The SmallsLIVE label is unique. It started up in 2010 and already has 31 titles. It exists to document one particular venue, scene and culture: Smalls, at 183 West 10th in Greenwich Village. This tiny, humble basement dive is the nerve center for New Millennium Bop. You don’t go to Smalls to hear radical experimentation; you go to hear bop warriors young and old play all the current permutations of their genre. The energy of the Smalls scene proves that bop, when it is astute, passionate and personal, is an inexhaustible musical language. SmallsLIVE recordings put you smack in the middle of the communal Smalls hang, the musicians in your face, the crowd up against you.
Tenor saxophonist Grant Stewart, without apology, loves the old tunes, and plays them with fresh, hip intelligence. Every song sounds optimized when portrayed in Stewart’s large, looming, luminous tenor tone. “Smoke Gets in Your Eyes” and “The Meaning of the Blues” and “Mr. Lucky” are lovingly sketched, but with a free hand. Stewart flows away and reshapes them, but his suave, graceful new forms contain each song’s essence. He has made several excellent studio albums on the Sharp Nine label. His SmallsLIVE release proves that he is an equally elegant, unflappable improviser in a sweaty, funky jazz joint. Stewart’s pianist, Tardo Hammer, is a bulletproof bop master. He continuously inserts revelatory content, like his counter-melody in chords on “Get Out of Town.”
David Schnitter plays gruff, amiable, rough-and-tumble tenor in the great Jazz Messengers tradition. (He was the longest-standing member of Art Blakey’s band.) He is capable of examining every derivative of his own “Drone Tone” for 17 minutes, and deconstructing “Star Eyes” for 15 minutes, while sustaining not only energy but conceptual lucidity. This long-winded improviser sometimes writes buttoned-up tunes and offers them in tight, clean versions, like “Portrait” and “Freeway.” His most intriguing composition is “Squeamish.” Schnitter and pianist Spike Wilner, spilling and seething, create a persuasive musical representation of uncertainty and duress. There are two deeply felt vocals by Schnitter’s wife, Marti Mabin, who swoops up and down and all around “Peace” and “Soul Eyes.”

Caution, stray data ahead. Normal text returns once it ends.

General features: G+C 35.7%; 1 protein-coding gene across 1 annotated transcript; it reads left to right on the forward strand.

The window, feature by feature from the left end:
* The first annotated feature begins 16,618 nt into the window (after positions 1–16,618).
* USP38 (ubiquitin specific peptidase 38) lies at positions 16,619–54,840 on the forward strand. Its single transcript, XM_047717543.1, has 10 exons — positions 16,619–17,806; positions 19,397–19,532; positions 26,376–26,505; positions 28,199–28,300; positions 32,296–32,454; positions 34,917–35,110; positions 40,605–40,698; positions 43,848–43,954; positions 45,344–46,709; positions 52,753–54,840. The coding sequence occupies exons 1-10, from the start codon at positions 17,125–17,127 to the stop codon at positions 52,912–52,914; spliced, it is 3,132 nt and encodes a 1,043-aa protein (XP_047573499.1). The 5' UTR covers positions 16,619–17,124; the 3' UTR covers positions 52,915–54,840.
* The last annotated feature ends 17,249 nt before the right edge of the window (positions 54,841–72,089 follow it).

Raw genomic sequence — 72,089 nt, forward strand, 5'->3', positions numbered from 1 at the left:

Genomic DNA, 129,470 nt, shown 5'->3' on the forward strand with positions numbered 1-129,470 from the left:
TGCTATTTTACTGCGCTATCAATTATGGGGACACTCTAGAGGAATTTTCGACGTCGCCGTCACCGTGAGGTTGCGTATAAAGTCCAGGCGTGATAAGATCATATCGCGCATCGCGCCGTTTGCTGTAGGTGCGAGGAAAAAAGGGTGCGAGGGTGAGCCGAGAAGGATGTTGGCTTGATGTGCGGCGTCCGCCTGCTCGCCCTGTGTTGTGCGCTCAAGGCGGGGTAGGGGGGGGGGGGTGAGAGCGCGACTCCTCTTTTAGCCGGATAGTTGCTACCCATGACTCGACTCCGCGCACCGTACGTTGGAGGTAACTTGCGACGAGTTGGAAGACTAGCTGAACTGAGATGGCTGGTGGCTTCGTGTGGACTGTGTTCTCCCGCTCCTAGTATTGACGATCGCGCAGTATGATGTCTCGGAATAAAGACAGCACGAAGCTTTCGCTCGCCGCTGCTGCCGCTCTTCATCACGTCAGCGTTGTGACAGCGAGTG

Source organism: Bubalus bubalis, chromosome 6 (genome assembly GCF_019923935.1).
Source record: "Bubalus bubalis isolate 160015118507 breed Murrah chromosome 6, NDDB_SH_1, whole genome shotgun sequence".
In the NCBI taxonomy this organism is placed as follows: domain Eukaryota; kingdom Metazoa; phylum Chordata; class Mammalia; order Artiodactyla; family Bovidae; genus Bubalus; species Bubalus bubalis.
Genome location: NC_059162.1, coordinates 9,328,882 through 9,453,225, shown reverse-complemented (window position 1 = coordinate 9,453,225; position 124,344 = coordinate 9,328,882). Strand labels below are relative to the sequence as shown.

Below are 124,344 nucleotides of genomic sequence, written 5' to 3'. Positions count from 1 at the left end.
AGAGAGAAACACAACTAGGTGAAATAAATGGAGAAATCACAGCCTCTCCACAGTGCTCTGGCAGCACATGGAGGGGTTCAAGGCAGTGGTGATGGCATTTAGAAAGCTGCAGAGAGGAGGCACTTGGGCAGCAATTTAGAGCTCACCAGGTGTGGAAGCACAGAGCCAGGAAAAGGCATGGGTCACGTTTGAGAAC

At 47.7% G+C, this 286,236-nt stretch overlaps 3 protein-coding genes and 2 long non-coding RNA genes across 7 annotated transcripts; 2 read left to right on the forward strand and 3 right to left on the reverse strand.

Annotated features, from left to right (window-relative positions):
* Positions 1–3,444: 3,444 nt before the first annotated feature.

Bassists who compose lead the last two albums. Dezron Douglas writes subtle, intricate lines like “The Puppet” and “Power of One.” Tyler Mitchell writes classic, declamatory bop anthems like “A Time Called Now.” Both leaders create high-energy musical environments for the purpose of kicking their strong sidemen loose. Josh Evans plays trumpet on both albums. Compared to the two fire-breathing tenors (Stacy Dillard with Douglas, Abraham Burton with Mitchell), Evans sounds understated. Whereas Dillard and Burton are bulls in the Smalls china shop, Evans sneaks up on ideas from the side. He plays cryptic, minimalist code on Gigi Gryce’s “Minority,” which also contains Dillard’s best moments. On soprano saxophone, Dillard gushes so wildly he sounds overdubbed, but isn’t. Burton does not break new ground but scorches the earth of the old ground. From a relatively measured start on Mitchell’s “Caton,” he ascends to long climactic calls and trills of catharsis.
Wilner, one of the owners of Smalls, hired himself for the Schnitter and Mitchell recordings. Sometimes such self-indulgence is justified: Wilner is a rhapsodic soloist, a provocative accompanist and provides Mitchell with the best original composition on these four albums, the haunting, mysterious “La Tendresse.”